Background: Sepsis is a systemic host response to an infection leading to organ failure. This is associated with dynamic expression of endogenous host defense peptides. Dysregulation of these peptides is associated with septic morbidity and mortality. Methods: We performed a systematic search of articles indexed in PubMed, ISI Web of Knowledge, EmBase, and Scopus database from inception to October 2016. Both preclinical and clinical studies investigating the role of host defense peptides in pathogenesis and as biomarkers for sepsis were included. Results: Of the available literature, cathelicidin, defensin, and hepcidin are among the best-characterized peptides. These regulate immune response, and crosstalk with pyroptosis and coagulation cascades. The applicability of these peptides as septic biomarkers has been investigated in vitro and in vivo studies. However, numerous studies were based on endotoxemia without an infection, jeopardizing interpretation of the outcomes. Cathelicidin and defensin were frequently reported in adult sepsis while hepcidin in neonatal sepsis. The expression level of these peptides is significantly associated with septic condition. Most of the studies employed a cross-sectional design, precluding the establishment of a temporal relationship between candidate peptide biomarkers and sepsis. Conclusions: Innate defense peptides have been insufficiently evaluated as either diagnostic or prognostic biomarkers. In the future, evaluation of host defense peptides as septic biomarkers may employ a longitudinal design and consider a panel of multiple peptides.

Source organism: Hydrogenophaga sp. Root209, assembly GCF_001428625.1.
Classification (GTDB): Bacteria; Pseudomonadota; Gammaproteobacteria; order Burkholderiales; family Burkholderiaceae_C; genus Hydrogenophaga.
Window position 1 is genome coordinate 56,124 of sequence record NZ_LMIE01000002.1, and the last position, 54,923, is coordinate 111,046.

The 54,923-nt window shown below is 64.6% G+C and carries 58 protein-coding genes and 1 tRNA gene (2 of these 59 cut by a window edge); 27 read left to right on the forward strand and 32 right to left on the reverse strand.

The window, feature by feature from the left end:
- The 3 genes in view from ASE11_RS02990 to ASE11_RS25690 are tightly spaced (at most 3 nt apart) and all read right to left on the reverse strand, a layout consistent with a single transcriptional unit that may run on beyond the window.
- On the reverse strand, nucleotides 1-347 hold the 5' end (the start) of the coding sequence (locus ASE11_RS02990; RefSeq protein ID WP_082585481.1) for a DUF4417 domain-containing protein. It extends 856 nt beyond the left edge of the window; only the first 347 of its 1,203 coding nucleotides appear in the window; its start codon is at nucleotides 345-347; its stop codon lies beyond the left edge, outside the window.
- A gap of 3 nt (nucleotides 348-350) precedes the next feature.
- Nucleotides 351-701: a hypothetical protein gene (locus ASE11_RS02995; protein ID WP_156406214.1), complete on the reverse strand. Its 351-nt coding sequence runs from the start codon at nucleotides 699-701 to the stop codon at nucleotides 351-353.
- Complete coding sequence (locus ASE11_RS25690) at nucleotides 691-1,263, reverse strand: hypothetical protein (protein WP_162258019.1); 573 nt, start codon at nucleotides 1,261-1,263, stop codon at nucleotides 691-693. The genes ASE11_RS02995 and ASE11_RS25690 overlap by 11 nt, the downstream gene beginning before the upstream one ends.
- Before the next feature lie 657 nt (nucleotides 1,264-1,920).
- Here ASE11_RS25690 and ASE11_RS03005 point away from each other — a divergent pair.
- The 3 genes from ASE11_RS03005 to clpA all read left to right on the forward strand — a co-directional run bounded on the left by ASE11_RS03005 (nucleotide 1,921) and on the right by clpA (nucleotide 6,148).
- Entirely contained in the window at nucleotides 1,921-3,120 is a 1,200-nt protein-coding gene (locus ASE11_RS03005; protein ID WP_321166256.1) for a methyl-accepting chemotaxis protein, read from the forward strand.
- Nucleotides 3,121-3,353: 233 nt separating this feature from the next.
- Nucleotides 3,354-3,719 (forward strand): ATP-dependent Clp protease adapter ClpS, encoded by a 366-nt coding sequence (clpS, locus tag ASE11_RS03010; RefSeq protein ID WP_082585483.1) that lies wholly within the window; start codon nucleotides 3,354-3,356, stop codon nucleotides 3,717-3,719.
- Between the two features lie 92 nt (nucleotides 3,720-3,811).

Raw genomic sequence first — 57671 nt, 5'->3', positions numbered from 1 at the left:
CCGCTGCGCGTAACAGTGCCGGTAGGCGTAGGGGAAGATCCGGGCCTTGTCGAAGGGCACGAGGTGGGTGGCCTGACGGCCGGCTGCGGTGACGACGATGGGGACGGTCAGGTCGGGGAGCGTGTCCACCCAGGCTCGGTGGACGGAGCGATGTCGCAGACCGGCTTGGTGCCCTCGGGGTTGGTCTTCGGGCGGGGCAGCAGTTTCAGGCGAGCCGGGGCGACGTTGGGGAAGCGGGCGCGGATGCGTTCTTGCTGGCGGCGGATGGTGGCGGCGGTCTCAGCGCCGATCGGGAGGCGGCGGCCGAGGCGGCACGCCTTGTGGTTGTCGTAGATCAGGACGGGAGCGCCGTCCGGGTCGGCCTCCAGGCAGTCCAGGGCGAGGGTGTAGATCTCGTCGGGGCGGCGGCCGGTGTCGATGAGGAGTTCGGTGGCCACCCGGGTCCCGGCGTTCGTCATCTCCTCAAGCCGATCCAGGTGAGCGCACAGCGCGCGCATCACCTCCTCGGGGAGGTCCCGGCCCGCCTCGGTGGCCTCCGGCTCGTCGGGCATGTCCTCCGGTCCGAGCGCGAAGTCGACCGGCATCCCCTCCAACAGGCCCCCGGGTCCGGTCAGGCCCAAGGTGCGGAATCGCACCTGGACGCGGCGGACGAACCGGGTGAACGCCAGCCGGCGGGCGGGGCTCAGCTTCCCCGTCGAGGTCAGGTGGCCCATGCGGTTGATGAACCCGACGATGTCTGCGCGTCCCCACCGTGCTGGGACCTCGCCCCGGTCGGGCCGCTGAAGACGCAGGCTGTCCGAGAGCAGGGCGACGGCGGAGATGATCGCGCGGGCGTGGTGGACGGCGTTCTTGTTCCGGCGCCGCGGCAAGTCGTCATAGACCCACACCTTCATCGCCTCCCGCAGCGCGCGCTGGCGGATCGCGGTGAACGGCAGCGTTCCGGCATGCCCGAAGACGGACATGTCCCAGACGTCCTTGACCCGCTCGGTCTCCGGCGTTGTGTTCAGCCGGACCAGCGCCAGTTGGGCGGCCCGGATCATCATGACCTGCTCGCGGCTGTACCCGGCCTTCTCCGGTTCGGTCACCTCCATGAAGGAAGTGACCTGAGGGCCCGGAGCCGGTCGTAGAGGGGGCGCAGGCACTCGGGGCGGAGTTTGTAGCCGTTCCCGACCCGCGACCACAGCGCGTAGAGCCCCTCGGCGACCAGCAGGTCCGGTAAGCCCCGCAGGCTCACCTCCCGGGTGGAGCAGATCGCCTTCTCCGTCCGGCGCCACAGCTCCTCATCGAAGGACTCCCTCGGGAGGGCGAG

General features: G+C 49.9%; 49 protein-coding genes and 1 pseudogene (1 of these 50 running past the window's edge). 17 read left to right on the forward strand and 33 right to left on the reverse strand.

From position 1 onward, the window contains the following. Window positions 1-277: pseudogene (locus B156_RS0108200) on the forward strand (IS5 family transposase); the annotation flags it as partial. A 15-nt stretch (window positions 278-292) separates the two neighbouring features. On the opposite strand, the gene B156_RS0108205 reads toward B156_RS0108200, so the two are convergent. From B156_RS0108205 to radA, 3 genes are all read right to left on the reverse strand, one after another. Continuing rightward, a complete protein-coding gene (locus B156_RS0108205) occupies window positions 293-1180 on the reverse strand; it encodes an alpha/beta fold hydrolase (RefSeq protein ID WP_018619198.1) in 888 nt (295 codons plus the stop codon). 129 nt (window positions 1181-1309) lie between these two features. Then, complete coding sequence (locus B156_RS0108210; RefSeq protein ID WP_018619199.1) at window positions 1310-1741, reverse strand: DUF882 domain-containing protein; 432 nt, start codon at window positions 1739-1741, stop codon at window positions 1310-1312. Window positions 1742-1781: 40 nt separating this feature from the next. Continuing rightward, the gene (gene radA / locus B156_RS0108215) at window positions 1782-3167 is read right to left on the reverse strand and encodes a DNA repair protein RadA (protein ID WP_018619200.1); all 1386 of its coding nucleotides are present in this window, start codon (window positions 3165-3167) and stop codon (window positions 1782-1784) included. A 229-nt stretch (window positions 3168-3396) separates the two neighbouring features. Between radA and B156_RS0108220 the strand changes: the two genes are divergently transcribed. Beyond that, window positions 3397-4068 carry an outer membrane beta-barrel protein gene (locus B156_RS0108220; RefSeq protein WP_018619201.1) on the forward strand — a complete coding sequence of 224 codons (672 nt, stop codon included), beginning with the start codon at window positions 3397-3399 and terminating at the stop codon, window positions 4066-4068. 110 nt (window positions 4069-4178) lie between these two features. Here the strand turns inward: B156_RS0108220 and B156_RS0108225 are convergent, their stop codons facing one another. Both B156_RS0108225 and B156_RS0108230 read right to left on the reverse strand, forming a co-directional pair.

- Antimicrobial peptides
- systemic inflammation
- Emergency Medicine
- Critical Care and Intensive Care Medicine